That a party may waive an objection to his opponent's failure to seek leave to amend is of no consequence. See Ragan v. Columbia Mutual Ins. Co., 183 Ill.2d 342, 355 (1998) (finding that "failure to obtain leave to amend a complaint is not a jurisdictional defect and that a party may waive its right to object to the defect"). The question before the court is not whether failure to obtain leave under Section 2-616(a) is jurisdictional and thus not avaivable on appeal, but rather whether Section 2-616(a) directs parties to seek leave of court before amending their pleadings.

Plaintiff directs the court's attention to Fischer v. Senior Living Properties, L.L.C., 329 Ill. App.3d 551 (Ill.App. 4th Dist. 2002), for the proposition that Section 2-616(a) is "directory" rather than "mandatory." This distinction, however, does not alter the court's conclusion. In Fischer, the plaintiff's attorney sought leave to amend his complaint, but the judge failed to timely sign the order granting leave to amend. In declining to invalidate the filing of the amended complaint, the appellate court characterized the failure to obtain the judge's signature as a "minor technicality" and "directory," and further noted that the plaintiff had "substantially complied" with Section 2-616(a). Id. at 513. In the instant case, in contrast, plaintiff is not in substantial compliance with Section 2-616(a) because she never sought leave to file her amended complaint. Thus, the court concludes that plaintiff's amended complaint does not supersede the original complaint, and the original complaint is the operative complaint for purposes of defendants' removal petition.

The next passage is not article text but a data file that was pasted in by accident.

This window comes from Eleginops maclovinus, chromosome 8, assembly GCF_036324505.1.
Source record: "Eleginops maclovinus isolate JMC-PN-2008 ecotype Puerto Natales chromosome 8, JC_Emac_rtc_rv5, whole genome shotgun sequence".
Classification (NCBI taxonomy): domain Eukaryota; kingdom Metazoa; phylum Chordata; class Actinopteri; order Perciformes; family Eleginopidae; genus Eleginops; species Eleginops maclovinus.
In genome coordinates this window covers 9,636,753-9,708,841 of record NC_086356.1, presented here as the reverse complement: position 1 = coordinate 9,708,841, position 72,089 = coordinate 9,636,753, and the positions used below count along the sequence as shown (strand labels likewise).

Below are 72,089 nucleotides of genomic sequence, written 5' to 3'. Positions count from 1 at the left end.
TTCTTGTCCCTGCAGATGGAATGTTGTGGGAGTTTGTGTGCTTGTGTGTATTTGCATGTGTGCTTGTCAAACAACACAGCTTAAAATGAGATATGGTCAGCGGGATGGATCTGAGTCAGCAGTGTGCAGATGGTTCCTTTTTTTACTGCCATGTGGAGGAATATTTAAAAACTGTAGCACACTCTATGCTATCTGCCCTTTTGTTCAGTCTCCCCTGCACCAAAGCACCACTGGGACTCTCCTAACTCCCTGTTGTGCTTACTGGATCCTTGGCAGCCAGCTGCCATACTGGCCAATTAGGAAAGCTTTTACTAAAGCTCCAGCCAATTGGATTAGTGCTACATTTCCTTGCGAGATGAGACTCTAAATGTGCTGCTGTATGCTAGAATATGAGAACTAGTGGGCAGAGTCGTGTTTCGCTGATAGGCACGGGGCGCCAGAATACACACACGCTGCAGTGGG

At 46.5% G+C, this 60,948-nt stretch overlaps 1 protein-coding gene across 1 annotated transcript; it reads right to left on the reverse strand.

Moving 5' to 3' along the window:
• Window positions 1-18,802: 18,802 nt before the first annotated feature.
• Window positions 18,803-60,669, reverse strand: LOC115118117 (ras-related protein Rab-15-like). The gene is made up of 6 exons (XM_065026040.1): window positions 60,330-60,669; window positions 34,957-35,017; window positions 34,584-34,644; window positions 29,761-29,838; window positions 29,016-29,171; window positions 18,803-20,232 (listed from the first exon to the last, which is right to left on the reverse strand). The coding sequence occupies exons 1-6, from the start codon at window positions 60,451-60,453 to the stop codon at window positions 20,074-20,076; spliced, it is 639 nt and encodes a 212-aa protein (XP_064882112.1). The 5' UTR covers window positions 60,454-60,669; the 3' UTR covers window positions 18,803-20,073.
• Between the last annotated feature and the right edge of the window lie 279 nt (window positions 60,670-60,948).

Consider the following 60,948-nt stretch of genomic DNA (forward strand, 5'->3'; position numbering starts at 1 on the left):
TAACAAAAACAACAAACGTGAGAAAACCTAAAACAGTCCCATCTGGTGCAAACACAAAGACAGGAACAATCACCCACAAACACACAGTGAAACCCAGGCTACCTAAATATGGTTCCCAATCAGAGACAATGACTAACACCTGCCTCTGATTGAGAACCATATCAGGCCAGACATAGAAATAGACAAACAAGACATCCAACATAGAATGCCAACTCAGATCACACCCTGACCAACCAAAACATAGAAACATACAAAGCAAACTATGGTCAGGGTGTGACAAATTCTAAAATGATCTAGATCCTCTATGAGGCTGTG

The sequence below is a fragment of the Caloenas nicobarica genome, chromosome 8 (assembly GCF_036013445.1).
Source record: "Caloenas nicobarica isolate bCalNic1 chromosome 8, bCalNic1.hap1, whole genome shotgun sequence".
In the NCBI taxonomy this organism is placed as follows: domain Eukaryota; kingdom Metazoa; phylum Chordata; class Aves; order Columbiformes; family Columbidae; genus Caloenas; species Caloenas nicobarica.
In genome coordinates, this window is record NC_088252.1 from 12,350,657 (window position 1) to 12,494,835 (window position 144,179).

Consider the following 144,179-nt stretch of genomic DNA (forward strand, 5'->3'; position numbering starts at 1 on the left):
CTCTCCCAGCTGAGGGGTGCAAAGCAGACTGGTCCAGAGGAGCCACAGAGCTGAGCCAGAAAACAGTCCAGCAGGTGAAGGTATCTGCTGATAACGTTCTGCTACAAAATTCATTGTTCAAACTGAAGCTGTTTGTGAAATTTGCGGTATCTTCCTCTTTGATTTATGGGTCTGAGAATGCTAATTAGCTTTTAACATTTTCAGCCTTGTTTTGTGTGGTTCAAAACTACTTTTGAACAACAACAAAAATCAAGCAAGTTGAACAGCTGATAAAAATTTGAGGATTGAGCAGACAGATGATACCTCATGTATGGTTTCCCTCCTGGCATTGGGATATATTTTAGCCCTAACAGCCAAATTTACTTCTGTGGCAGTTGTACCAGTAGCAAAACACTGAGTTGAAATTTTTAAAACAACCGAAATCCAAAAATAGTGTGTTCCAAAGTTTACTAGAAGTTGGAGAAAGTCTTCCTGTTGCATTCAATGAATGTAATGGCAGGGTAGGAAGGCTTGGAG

Defendants argue that the original complaint was removable on the basis of both federal [ Page 4]

question and diversity jurisdiction. Looking to the original complaint, the court concludes that, (1) the original complaint did not support federal question jurisdiction, and (2) given the lack of an ad damnum clause in the original complaint, defendants' failure to comply with Local Rule 81.2 of the Northern District of Illinois merits a remand of the instant case to state court.

As a starting point, the court notes that the burden of establishing federal jurisdiction falls on the party seeking removal. Doe v. Allied-Signal. Inc., 985 F.2d 908, 911 (7th Cir. 1993), citing Wilson v. Republic Iron & Steel Co., 257 U.S. 92, 42 S.Ct, 35 (1921). Further, any doubt regarding jurisdiction should be resolved in favor of state courts. Allied-Signal, Inc., 985 F.2d at 911, citing Jones v. General Tire & Rubber Co., 541 F.2d 660, 664 (7th Cir. 1976).

28 U.S.C. § 1331, which governs federal question jurisdiction, provides that the district courts shall have original jurisdiction of all civil actions arising under the Constitution, laws, or treaties of the United States. Defendants, in support of their assertion of federal question jurisdiction, direct the court's attention to numerous references throughout the original complaint to federal statutes and regulations governing Medicare, Medicaid and the Food and Drug Administration (FDA), as well as allegations that defendants acted in contravention of those federal laws. Notwithstanding those references, however, plaintiff deliberately fashioned her original one-count complaint to seek relief exclusively under the Illinois Consumer Fraud and Deceptive Business Practices Act, 815 ILCS 505/1 et seq.*fn1 The question is thus whether plaintiff's myriad references to federal law create federal question jurisdiction in the instant case. [ Page 5]